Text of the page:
By Cecilia Ologunagba
New York, March 27, 2023
UN Secretary General, Antonio Guterres, has urged Africans to fight slavery’s legacy of racism through education, noting that the history of slavery is one of suffering and barbarity that shows humanity at its worst.
Guterres said this at an event on Monday in New York to mark the International Day of Remembrance of the Victims of Slavery and the Transatlantic Slave Trade globally marked on March 25.
It is marked to honour the lives of those who died as a result of slavery or experienced the horrors of the transatlantic slave trade, and it is also an occasion to raise awareness about the dangers of racism and prejudice.
According to him, honouring the millions of Africans sold into slavery helps to restore dignity to people.
Guterres said the legacy of the transatlantic slave trade haunts us to this day, noting that we can draw a straight line from the era of colonial exploitation to the social and economic inequalities of today.
The UN chief said the scars of slavery were still visible in persistent disparities in wealth, income, health, education and opportunity.
“And we can recognise the racist tropes popularised to rationalise the inhumanity of the slave trade in the white supremacist hate that is resurgent today.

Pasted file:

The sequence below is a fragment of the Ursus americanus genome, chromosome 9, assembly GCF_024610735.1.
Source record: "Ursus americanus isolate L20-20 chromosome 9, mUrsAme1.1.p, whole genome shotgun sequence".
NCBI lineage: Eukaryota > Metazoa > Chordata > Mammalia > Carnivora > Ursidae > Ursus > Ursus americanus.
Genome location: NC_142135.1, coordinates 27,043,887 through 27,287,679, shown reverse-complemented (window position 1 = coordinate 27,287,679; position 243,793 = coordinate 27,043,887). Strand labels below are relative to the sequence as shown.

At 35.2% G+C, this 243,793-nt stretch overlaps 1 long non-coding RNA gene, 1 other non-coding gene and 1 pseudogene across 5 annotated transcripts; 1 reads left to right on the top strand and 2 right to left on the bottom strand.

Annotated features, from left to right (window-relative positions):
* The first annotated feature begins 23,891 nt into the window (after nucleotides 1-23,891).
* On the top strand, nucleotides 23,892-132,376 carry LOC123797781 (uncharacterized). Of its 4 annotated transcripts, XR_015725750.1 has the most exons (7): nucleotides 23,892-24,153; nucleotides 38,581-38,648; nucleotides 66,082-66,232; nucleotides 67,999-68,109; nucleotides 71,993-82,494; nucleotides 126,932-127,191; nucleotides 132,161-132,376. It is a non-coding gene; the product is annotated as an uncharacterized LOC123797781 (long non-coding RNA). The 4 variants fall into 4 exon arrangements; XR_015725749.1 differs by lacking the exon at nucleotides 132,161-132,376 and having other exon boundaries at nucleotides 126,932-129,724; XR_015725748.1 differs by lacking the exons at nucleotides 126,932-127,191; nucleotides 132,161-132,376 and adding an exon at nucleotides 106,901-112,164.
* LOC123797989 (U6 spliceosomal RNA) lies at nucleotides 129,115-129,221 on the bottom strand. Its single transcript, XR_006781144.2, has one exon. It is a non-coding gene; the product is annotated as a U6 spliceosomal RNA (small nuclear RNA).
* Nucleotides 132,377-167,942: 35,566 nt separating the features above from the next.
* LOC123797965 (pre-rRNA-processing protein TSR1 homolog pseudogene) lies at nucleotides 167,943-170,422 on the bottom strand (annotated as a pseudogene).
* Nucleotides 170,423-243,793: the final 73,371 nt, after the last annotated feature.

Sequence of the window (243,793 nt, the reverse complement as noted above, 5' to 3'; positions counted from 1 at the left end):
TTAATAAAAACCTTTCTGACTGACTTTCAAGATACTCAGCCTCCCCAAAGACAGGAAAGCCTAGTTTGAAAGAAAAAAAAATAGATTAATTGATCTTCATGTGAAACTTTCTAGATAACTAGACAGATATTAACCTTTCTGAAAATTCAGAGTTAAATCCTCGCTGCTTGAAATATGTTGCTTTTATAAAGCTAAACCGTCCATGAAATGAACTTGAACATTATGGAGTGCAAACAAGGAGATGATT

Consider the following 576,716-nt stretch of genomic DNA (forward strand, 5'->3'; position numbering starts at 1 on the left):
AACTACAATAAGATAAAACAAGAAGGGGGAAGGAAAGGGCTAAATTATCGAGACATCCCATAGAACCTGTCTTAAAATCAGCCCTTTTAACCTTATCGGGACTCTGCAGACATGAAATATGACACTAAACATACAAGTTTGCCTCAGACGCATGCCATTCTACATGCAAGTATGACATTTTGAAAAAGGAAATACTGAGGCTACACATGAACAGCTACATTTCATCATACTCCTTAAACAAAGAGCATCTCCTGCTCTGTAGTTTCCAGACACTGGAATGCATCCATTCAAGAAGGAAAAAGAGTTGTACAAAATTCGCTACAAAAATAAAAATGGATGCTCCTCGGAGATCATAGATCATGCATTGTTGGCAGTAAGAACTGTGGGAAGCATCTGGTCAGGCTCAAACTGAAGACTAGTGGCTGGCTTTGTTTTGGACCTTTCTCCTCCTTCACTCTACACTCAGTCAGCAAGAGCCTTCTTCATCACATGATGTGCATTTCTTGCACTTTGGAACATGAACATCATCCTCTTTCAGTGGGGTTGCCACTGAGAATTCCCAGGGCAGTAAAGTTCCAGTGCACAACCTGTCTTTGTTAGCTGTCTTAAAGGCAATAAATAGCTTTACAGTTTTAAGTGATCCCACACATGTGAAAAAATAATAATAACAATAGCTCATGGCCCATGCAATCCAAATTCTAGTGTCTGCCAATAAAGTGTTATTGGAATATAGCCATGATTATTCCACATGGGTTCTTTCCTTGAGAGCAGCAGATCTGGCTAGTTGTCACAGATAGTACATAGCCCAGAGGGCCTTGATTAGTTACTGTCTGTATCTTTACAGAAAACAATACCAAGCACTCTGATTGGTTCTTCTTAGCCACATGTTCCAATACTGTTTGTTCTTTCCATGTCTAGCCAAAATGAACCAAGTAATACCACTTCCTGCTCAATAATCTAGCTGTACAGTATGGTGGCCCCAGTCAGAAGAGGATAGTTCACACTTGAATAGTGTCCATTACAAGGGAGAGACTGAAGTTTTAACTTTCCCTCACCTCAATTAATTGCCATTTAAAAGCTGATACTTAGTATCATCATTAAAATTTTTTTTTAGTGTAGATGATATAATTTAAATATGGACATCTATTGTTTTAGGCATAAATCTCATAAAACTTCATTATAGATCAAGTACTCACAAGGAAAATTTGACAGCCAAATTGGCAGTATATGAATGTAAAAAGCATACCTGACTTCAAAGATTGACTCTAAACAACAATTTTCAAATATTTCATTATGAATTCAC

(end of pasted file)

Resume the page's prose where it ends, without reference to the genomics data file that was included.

“The long shadow of slavery still looms over the lives of people of African descent who carry with them the transgenerational trauma and who continue to confront marginalisation, exclusion and bigotry.
“It is incumbent on us to fight slavery’s legacy of racism. The most powerful weapon in our arsenal is education – the theme of this year’s commemoration.
“Governments everywhere should introduce lessons into school curricula on the causes, manifestations and far-reaching consequences of the Transatlantic Slave Trade,” he said.
Guterres said the United Nations Remember Slavery Programme and UNESCO’s Slave Route Project could help Member States to teach slavery in schools.
“We must learn and teach the history of Africa and the African diaspora, whose people have enriched societies wherever they went, and excelled in every field of human endeavour.
“And we must learn and teach the histories of righteous resistance, resilience, and defiance,” he said.
The UN chief said the evil enterprise of enslavement lasted for over 400 years, adding that it was the largest legally sanctioned forced migration in human history.
“Millions of African children, women, and men were kidnapped and trafficked across the Atlantic, ripped from their families and homelands – their communities torn apart, their bodies commodified, their humanity denied.
“The history of racialised chattel slavery is a history of suffering, crime, violence and exploitation.
“It is a history of colossal injustice. Just as the slave trade underwrote the wealth and prosperity of the colonisers, it devastated the African continent, thwarting its development for centuries.
“It is a history of cruelty and barbarity. From the slavers, ship captains and plantation owners to the banks, insurers and corporations that financed it – slavery shows humanity at its worst.
“But it is also a history of awe-inspiring courage that shows human beings at their best – starting with enslaved people who rose up against impossible odds and extending to the abolitionists who spoke out against this atrocious crime,” he said.